Krill Oil, Choline, and NAFLD
Krill Oil, Choline, and NAFLD
In these modern times, our poor liver is always working overtime just trying to keep up with all the new toxins provided to us through the miracles of science. But, the liver already had full-time employment before having to cope with pesticides, preservatives, pollution, radiation, and xenoestrogens, etc. Some of its most important basic functions include synthesizing proteins, producing hormones, aiding digestion, and cleaning the blood of natural compounds, found in our foods and environment, that should not be assimilated. In fact, it is assumed that the liver is involved in around 500 different biological functions in the body, so the last thing our poor liver needs is another modern assault, but here we are nonetheless.
By now many of you have heard of the newest liver ailment, called non-alcoholic fatty liver disease (NAFLD), a condition affecting over 25% of adults globally, and about one out of three people in Western populations. NAFLD, now the most common liver disease in the world, is characterized by an abnormal buildup of fat in the liver, which unfortunately does not present early symptoms. Thus, it is often diagnosed after much liver damage has already occured, and if left untreated for too long can lead to liver failure.
Given the importance of the liver to our health, it is no surprise that NAFLD is “often seen in combination with obesity, diabetes, dyslipidemia (abnormal blood lipids), metabolic syndrome and cardiovascular disease”.
According to Western medicine, there is currently no treatment for this ailment other than a change of diet, in conjunction with physical activity. “Given that currently no pharmaceutical intervention is approved for the treatment of NAFLD, focus shifts instead to mitigation of risk factors through avoidance of foods that are rich in red meat, trans fats, refined carbohydrates, and high-fructose corn syrup; are low fiber; and have high energy density. The landmark of treatment, however, continues to be weight loss and improvement of insulin resistance, often through a multimodality approach.” (Source)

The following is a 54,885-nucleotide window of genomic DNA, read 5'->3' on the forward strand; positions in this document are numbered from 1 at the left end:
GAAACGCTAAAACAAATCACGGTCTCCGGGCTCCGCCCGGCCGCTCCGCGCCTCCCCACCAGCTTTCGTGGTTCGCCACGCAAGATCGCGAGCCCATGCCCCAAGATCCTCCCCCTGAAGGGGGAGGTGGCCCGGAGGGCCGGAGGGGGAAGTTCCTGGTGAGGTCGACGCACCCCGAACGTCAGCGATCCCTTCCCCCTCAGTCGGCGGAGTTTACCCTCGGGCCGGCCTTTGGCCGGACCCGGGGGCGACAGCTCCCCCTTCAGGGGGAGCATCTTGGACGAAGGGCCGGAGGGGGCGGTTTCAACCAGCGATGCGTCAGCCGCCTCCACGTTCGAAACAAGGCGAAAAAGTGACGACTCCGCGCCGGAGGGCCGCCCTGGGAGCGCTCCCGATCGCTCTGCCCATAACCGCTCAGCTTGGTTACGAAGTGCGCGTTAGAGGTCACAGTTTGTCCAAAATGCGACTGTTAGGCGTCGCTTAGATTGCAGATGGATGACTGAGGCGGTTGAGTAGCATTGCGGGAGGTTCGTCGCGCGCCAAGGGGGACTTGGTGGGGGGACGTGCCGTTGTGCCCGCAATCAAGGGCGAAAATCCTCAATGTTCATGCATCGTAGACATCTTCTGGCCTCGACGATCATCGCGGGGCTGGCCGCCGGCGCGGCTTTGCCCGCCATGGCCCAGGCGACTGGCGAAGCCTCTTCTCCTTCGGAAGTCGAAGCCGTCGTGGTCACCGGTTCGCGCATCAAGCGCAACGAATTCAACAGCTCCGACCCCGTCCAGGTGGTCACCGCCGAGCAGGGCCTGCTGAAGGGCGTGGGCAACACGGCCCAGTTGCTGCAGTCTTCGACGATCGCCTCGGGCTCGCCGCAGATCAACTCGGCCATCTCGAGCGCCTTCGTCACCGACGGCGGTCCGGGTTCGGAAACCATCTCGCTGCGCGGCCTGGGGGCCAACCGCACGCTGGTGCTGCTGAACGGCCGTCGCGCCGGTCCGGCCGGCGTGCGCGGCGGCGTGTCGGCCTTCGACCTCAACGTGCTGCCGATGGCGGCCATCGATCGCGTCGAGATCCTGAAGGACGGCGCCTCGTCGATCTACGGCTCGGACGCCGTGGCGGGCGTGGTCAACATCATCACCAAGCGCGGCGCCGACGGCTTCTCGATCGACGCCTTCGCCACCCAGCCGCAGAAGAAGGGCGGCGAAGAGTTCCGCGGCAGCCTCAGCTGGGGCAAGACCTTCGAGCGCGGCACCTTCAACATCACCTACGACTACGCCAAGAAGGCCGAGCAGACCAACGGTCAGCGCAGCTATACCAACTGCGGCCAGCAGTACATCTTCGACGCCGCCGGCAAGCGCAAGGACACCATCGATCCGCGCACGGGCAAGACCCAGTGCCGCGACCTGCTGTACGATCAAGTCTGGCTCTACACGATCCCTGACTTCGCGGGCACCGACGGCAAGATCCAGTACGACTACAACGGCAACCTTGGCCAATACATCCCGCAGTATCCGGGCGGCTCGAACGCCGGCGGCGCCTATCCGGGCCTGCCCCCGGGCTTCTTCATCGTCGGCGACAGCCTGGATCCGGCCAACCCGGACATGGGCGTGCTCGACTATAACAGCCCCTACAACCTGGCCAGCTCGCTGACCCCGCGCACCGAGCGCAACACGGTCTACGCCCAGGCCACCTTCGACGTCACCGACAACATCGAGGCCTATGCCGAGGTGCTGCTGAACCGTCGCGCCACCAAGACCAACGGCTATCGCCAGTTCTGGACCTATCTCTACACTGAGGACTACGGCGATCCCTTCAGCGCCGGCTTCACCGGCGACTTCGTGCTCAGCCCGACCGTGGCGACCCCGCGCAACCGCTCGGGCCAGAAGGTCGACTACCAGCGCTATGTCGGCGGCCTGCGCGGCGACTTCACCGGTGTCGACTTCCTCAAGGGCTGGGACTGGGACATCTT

While the medical profession has no drugs that help this condition (which makes sense since all drugs add a further burden to the liver), there are a few things that are used in the natural healing field. In this newsletter we are going to examine the value of phospholipids, omega-3s, and choline, all of which support liver health, and all of which are found in krill oil. But, before addressing that subject, I must mention the most obvious idea that springs to mind when noting the value of “improvement of insulin resistance”, which is of primary concern when addressing NAFLD.
That idea is to use berberine, one of my favorite supplements, and one that has proven to be comparable to the drug Metformin, in its ability to regulate insulin levels. And it didn’t take much research to find that studies have already confirmed the value of berberine in treating NAFLD. (Source)
(I would also be remiss, if I did not at this point mention, for those unaware, two previous newsletters on the subject: Low Vitamin D May Increase Risk of NAFLD, and An Unusual Dietary Approach to NAFLD.)
Now to krill oil, and why it is good for liver health. In short, it is because of the phospholipid bound omega-3 fatty acids and choline contained within krill oil, two essential nutrients that are a clinically proven way to support optimal liver health. First, let’s appreciate that all of the trillions of cells in our body are covered in a cell membrane made up of phospholipids, which are the main building block for all our cells, and support the healthy functioning of these cells, including liver cells.
As I have pointed out repeatedly in previous writings, while NutriKrill may have low amounts of omega-3 fatty acids compared to conventional fish oils, it is so much more valuable because krill oil is in a phospholipid form. This form is easily welcomed into the cells (as are liposomal supplements, also a phospholipid form of nutrients), whereas most nutrients, supplemental or from food, do their work mostly outside of the cells. This same principle of low amounts of a nutrient with better absorption also holds true for the choline present in krill oil.
A vitamin-like nutrient (usually considered part of the B-complex), choline essential for normal cellular function, and required by many of our organs, including the brain, liver, kidney, pancreas, and also the muscles. Choline is also required for the synthesis of certain phospholipids (phosphatidylcholine, and sphingomyelin required for maintaining our myelin sheath), which are essential components of cell membrane structure. Since phosphatidylcholine (PC) accounts for about 95% of total choline in tissues, if we are to supplement with choline, using PC (or lecithin granules, not capsules) is the preferred way to go.